Injectable PrEP arrives, aiming to curb HIV transmission


A GLIMMER of hope shines in the fight against HIV in Zambia with the introduction of long-acting injectable Cabotegravir (CAB-LA), the first injectable PrEP programme in Africa.

This innovative tool marks a significant step towards reducing HIV transmission, particularly among high-risk populations like sex workers.

The drug is the initial installment of injectable Antiretroviral Drugs (ARVs) designed for preventing HIV, specifically known as Pre-Exposure Prophylaxis or PrEP.

PrEP involves taking medication before potential exposure to the virus to reduce the risk of infection.

Health Minister Sylvia Masebo, on Friday announced that Zambia became the first African Country to offer long acting injectable PrEP for HIV.

This was after Government with support from the United State’s President’s Emergency Plan for Aids Relief (PEPFAR) made the injections possible with a consignment of 15,000 vials of drugs already received in the country.

Sex workers in Lusaka’s Kabwata area lauded the initiative, highlighting the inherent risks associated with their profession.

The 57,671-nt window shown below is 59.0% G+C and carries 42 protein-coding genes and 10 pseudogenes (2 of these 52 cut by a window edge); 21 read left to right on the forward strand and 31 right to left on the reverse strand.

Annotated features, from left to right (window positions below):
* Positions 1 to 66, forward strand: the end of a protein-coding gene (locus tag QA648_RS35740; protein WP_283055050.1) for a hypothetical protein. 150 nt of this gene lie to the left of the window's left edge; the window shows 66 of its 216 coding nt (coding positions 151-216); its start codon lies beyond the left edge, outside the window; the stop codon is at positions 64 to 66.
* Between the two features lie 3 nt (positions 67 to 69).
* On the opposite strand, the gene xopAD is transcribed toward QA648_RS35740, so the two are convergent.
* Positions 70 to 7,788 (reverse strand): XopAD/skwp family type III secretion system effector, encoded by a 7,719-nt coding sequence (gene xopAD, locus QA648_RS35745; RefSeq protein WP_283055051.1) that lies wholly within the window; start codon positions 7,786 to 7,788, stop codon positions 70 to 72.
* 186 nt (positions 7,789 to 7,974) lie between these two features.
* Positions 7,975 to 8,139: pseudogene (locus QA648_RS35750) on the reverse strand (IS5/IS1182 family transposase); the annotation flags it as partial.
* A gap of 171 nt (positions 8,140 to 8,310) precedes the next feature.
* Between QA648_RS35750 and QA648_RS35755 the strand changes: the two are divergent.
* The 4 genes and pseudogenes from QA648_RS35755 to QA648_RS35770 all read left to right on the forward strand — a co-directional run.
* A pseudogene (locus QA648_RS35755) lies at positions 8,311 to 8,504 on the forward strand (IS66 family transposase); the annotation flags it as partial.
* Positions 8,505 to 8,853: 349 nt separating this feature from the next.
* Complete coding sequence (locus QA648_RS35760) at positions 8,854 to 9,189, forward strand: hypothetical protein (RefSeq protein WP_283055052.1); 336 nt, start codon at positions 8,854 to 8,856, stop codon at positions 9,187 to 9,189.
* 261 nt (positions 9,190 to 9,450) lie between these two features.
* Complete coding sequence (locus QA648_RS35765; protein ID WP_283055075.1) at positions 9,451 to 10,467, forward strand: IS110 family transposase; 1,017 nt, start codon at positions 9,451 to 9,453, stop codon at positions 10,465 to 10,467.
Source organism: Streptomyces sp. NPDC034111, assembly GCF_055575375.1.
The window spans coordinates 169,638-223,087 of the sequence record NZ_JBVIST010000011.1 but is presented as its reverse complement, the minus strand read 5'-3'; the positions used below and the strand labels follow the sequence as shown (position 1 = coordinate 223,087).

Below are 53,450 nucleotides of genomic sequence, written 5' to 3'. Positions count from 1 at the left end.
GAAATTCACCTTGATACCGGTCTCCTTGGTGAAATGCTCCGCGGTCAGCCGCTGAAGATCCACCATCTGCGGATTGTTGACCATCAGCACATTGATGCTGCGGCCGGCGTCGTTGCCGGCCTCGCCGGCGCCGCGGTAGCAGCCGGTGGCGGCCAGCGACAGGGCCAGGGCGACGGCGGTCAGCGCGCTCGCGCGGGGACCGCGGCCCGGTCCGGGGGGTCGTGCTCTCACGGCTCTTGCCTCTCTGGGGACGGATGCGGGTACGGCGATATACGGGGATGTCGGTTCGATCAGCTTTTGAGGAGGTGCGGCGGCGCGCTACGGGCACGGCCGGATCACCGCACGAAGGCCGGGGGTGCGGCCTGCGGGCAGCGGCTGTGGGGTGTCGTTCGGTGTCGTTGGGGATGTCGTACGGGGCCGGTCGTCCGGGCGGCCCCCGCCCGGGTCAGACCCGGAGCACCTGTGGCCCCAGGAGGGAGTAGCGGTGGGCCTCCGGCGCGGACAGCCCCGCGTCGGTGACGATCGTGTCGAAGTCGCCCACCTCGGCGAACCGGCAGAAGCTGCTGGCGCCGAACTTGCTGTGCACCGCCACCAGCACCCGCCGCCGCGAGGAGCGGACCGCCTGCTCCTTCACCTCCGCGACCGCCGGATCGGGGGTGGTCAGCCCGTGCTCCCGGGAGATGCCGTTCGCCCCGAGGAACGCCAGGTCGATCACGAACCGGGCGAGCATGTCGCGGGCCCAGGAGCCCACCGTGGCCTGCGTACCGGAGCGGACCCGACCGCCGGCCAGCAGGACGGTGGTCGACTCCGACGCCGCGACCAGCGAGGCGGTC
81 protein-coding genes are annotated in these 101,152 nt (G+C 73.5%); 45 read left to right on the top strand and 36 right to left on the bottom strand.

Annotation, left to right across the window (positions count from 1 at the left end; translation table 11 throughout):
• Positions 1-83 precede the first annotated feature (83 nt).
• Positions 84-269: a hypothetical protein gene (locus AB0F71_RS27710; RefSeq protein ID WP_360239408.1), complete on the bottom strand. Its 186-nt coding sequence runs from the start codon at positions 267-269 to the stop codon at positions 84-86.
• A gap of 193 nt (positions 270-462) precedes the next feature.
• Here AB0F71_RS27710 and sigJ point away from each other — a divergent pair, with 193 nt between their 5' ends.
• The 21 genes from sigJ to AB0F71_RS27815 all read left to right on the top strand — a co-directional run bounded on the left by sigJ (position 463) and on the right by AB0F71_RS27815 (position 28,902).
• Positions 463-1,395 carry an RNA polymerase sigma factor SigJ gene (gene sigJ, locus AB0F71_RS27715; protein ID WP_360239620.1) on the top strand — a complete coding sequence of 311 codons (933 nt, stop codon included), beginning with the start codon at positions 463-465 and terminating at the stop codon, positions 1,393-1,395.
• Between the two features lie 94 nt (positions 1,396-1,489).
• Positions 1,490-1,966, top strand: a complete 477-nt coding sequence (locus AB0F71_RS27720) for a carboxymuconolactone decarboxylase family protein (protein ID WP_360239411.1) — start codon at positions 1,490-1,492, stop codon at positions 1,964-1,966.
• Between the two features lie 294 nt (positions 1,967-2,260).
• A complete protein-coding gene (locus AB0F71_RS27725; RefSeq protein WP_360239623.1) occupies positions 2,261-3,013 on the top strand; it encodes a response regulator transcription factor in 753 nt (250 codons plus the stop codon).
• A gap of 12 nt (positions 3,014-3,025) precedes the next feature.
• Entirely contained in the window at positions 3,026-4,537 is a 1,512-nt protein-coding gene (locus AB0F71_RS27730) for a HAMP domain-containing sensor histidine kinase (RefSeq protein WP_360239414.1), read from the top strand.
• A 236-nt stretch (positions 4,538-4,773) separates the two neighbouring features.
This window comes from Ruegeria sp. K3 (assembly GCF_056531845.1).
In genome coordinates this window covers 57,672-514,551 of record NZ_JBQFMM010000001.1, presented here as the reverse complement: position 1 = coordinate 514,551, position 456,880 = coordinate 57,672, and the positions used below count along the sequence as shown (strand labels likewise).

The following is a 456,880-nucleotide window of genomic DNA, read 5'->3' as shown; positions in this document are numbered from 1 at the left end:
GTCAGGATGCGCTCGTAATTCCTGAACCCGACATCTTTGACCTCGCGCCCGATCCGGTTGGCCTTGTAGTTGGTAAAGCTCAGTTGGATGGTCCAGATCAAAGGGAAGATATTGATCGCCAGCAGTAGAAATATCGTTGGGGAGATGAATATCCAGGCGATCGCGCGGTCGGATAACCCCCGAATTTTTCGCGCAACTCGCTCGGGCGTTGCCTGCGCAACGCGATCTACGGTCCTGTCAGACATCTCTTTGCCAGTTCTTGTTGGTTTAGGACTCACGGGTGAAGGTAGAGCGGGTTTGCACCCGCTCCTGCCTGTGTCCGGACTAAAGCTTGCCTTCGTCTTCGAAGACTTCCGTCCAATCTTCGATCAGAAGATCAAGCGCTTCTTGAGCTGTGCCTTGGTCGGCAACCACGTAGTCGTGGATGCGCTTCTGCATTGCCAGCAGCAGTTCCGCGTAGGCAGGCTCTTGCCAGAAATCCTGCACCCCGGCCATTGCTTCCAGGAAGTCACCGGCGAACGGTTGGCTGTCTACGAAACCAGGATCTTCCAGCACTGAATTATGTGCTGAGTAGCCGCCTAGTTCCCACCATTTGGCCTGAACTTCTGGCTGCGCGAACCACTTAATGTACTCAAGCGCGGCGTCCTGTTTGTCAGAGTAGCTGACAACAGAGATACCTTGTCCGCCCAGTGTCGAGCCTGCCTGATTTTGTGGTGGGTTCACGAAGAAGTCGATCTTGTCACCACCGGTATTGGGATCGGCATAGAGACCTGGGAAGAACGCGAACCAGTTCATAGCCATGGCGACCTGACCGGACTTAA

The ability to receive two months of HIV protection through a single injection empowers them to work safer, knowing they’re less susceptible to the virus.

Sex workers, who spoke on conditions of anonymity to Kalemba had this to say; “Our Job is very risky, we interact with different clients who do not know…their health status.

“These injections for us mean that we can continue with our business while knowing that we are safe for the period that it is active,” they disclosed.

The sex workers revealed that some of their clients refuse to use protection most of the time.

Therefore, this development can potentially break the cycle of transmission within this vulnerable community.

While sex workers were among the first to celebrate the news, the impact of injectable PrEP extends far beyond.

Parents like Johns Mwamba recognized the value of this intervention in protecting young people who might engage in early sexual activity.

To ensure maximum impact, the Ministry of Health is strategically distributing the injections at key locations like University Teaching Hospitals and health posts in high-risk areas.

Accessibility has been restricted to individuals above 16 years old further removing promoting responsible sexual health choices.

By Buumba Mwitumwa

Kalemba February 12, 2024


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